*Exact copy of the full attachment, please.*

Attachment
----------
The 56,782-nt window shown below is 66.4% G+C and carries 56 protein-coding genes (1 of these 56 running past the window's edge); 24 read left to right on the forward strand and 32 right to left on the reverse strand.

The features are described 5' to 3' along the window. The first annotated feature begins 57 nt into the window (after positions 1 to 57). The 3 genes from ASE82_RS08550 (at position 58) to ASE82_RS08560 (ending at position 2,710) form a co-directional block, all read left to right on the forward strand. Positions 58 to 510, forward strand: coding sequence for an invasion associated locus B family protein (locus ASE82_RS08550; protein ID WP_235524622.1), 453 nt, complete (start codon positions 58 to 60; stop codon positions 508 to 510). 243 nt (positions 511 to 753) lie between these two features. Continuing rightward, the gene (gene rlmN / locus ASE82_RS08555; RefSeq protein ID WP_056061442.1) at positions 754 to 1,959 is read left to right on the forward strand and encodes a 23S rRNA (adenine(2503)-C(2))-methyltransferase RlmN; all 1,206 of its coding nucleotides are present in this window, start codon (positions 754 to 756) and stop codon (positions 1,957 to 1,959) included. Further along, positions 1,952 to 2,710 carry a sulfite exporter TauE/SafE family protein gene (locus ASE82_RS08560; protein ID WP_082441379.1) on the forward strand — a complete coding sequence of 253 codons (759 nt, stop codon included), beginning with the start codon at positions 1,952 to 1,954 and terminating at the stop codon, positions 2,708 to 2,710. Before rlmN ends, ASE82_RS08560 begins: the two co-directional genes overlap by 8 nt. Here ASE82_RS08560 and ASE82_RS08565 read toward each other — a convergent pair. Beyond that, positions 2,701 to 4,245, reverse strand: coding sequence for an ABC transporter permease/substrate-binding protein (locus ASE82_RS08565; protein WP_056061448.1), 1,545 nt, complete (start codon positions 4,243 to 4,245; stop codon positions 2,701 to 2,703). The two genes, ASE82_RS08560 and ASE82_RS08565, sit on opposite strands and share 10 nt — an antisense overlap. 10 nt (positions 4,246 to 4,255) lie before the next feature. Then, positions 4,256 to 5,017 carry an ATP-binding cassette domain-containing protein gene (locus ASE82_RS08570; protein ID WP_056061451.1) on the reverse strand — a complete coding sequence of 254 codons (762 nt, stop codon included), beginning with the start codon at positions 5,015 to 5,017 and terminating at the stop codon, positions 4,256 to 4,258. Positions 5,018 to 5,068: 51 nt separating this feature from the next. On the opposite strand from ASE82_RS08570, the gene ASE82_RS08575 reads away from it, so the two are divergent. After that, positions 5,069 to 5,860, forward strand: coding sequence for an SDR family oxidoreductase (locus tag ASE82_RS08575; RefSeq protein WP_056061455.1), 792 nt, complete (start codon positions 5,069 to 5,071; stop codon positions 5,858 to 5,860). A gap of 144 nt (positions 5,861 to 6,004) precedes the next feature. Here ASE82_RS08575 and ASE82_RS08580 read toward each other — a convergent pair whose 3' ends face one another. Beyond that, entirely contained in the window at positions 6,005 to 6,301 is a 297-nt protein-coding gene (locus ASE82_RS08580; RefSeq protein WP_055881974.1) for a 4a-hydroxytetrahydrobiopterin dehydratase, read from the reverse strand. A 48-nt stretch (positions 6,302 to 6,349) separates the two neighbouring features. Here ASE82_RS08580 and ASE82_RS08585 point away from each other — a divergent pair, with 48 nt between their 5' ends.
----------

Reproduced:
The 56,782-nt window shown below is 66.4% G+C and carries 56 protein-coding genes (1 of these 56 running past the window's edge); 24 read left to right on the forward strand and 32 right to left on the reverse strand.

The features are described 5' to 3' along the window. The first annotated feature begins 57 nt into the window (after positions 1 to 57). The 3 genes from ASE82_RS08550 (at position 58) to ASE82_RS08560 (ending at position 2,710) form a co-directional block, all read left to right on the forward strand. Positions 58 to 510, forward strand: coding sequence for an invasion associated locus B family protein (locus ASE82_RS08550; protein ID WP_235524622.1), 453 nt, complete (start codon positions 58 to 60; stop codon positions 508 to 510). 243 nt (positions 511 to 753) lie between these two features. Continuing rightward, the gene (gene rlmN / locus ASE82_RS08555; RefSeq protein ID WP_056061442.1) at positions 754 to 1,959 is read left to right on the forward strand and encodes a 23S rRNA (adenine(2503)-C(2))-methyltransferase RlmN; all 1,206 of its coding nucleotides are present in this window, start codon (positions 754 to 756) and stop codon (positions 1,957 to 1,959) included. Further along, positions 1,952 to 2,710 carry a sulfite exporter TauE/SafE family protein gene (locus ASE82_RS08560; protein ID WP_082441379.1) on the forward strand — a complete coding sequence of 253 codons (759 nt, stop codon included), beginning with the start codon at positions 1,952 to 1,954 and terminating at the stop codon, positions 2,708 to 2,710. Before rlmN ends, ASE82_RS08560 begins: the two co-directional genes overlap by 8 nt. Here ASE82_RS08560 and ASE82_RS08565 read toward each other — a convergent pair. Beyond that, positions 2,701 to 4,245, reverse strand: coding sequence for an ABC transporter permease/substrate-binding protein (locus ASE82_RS08565; protein WP_056061448.1), 1,545 nt, complete (start codon positions 4,243 to 4,245; stop codon positions 2,701 to 2,703). The two genes, ASE82_RS08560 and ASE82_RS08565, sit on opposite strands and share 10 nt — an antisense overlap. 10 nt (positions 4,246 to 4,255) lie before the next feature. Then, positions 4,256 to 5,017 carry an ATP-binding cassette domain-containing protein gene (locus ASE82_RS08570; protein ID WP_056061451.1) on the reverse strand — a complete coding sequence of 254 codons (762 nt, stop codon included), beginning with the start codon at positions 5,015 to 5,017 and terminating at the stop codon, positions 4,256 to 4,258. Positions 5,018 to 5,068: 51 nt separating this feature from the next. On the opposite strand from ASE82_RS08570, the gene ASE82_RS08575 reads away from it, so the two are divergent. After that, positions 5,069 to 5,860, forward strand: coding sequence for an SDR family oxidoreductase (locus tag ASE82_RS08575; RefSeq protein WP_056061455.1), 792 nt, complete (start codon positions 5,069 to 5,071; stop codon positions 5,858 to 5,860). A gap of 144 nt (positions 5,861 to 6,004) precedes the next feature. Here ASE82_RS08575 and ASE82_RS08580 read toward each other — a convergent pair whose 3' ends face one another. Beyond that, entirely contained in the window at positions 6,005 to 6,301 is a 297-nt protein-coding gene (locus ASE82_RS08580; RefSeq protein WP_055881974.1) for a 4a-hydroxytetrahydrobiopterin dehydratase, read from the reverse strand. A 48-nt stretch (positions 6,302 to 6,349) separates the two neighbouring features. Here ASE82_RS08580 and ASE82_RS08585 point away from each other — a divergent pair, with 48 nt between their 5' ends.